SAFTA-winning director Mmabatho Montsho (Thula’s Vine) makes a pointed observation at the start of her new short film, Joko Ya Hao, which is set in apartheid South Africa. “Church lady” Nosizwe (Simphiwe Dana – who was cast for the role after Mmabatho saw her singing at Winnie Mandela's EFF memorial in Brandfort) is preparing to graduate from her theology class, with the aim of becoming a priest. She is set on teaching Sunday School as a way of making her young students aware of the true liberation theology: that everyone, black and white, male and female, is equal in God’s eyes.
But even within her own class, her lecturer, Mvelase (Elliot Makhubo), berates her for talking about politics, classifying it as “men’s matters” … as if political injustice doesn’t impact women. The same lecturer contemptuously segregates the women’s work portfolios from the men’s when they hand them in at the end of class, and actively works to silence Nosizwe. Nosizwe, though, will not be silenced.
A life of burdens
The title of the film, Joko Ya Hao (chosen by Mmabatho’s mom), comes from the hymn Joko Ya Hao e Bobebe, which is sung in the film itself and includes the lines, “Your burden is light, it lifts my heart. My belief is my shield that saves me from death.” And Nosizwe is fighting for freedom on many fronts. She will suffer a host of trials, not least of which is the looming apartheid-era eviction and forced removal of her church and her entire neighbourhood. She’ll have put her life on the line over seemingly small matters, and pay the cost in blood for every victory. Even Nosizwe’s token acts of defiance will be met with brutal violence by those in power.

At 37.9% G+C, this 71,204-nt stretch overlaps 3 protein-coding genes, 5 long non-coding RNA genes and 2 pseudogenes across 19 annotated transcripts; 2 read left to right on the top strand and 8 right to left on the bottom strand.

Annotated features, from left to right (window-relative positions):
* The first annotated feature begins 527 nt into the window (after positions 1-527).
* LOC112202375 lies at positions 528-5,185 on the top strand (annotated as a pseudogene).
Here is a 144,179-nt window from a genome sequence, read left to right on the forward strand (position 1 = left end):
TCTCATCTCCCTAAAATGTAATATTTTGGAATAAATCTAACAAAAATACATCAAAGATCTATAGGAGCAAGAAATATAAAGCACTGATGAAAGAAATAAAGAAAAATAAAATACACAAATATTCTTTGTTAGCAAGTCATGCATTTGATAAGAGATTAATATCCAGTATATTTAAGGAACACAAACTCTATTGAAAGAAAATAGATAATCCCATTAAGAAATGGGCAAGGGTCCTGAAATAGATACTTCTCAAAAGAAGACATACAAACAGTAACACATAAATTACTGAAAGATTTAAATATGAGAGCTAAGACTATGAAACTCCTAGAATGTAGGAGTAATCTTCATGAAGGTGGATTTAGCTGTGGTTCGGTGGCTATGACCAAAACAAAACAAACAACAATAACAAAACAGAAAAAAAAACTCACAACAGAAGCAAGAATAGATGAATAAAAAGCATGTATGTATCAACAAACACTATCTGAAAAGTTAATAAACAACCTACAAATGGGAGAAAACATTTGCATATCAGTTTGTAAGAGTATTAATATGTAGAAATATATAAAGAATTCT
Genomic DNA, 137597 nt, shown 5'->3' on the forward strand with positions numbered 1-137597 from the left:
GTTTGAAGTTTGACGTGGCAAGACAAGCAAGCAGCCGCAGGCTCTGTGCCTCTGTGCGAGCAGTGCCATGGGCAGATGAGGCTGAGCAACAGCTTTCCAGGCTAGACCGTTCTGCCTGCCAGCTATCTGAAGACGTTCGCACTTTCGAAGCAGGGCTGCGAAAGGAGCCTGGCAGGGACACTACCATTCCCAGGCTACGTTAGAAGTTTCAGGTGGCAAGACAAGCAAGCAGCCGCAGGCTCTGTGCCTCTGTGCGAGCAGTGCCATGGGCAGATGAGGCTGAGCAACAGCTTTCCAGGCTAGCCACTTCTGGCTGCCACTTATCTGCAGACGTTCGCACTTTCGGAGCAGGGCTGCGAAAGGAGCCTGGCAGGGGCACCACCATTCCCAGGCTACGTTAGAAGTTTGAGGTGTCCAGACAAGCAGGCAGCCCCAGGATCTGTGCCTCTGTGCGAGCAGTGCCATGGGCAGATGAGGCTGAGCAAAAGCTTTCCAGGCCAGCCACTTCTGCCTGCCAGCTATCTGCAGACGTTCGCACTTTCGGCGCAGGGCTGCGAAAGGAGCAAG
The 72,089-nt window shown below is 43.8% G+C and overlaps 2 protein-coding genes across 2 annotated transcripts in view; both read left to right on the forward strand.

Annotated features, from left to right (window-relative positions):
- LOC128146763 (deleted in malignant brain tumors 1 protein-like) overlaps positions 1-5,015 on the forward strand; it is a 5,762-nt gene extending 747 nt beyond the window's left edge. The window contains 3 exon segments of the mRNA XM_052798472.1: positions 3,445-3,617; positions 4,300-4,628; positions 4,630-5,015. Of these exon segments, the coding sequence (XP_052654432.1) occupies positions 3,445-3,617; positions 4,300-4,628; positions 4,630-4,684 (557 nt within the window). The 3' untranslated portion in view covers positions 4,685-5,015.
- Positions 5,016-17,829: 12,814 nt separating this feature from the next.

Nosizwe has no guns to fire back, no resistance army to back her up. But no matter. In one of her speeches to her neighbours and church friends, she namechecks the biblical story of David, who took on a giant army with a sling and a stone.
All that Nosizwe has to help her bear the burden of taking on the system is her faith and the sympathy of her friends and allies, like Yeni (Jet Novuka). When Nosizwe speaks, her friends say of her words, “It’s giving me life.” Her courage in her theology class, her inspirational words, and her connectedness with the entire community have a group of political activists turning to her for help mobilising households to protest in the face of a planned eviction campaign.
Yet for the most part, her church’s authorities will not recognise their looked-for Moses among them in Nosizwe – and not because she stutters. Nosizwe speaks clearly, they just choose to be deaf because she can’t grow a beard.
Nosizwe’s story is inspired by the life of Winnie Mandela, her contributions to the liberation struggle, and the unacknowledged steep personal costs that she and every woman like her paid in that battle. “The movie is an effort to humanise girls and their struggles, and to not see them as appendages of males, to principally see them as singular entities whose contributions and lives mattered,” says Simphiwe. “Stories like these are important because they put all these mirrors to our faces and force us to rethink our attitudes towards women. To remember who women really are instead of our oppressive view of who they are supposed to be. The difference between a man writing a woman’s story and a woman doing it is that women see women as human beings with emotions and spirituality,” she adds.
But Joko Ya Hao isn’t just a tribute to a time passed. “The film was my way of contributing to the conversation about land and the landlessness of black people in South Africa,” Mmabatho says. I hope it will be a reminder that there is a land question to resolve. It is something I believe was important to Mama (Winnie)."
Watch Joko Ja Hao on Sunday, 20 September on Mzansi Magic (DStv 161) at 20:00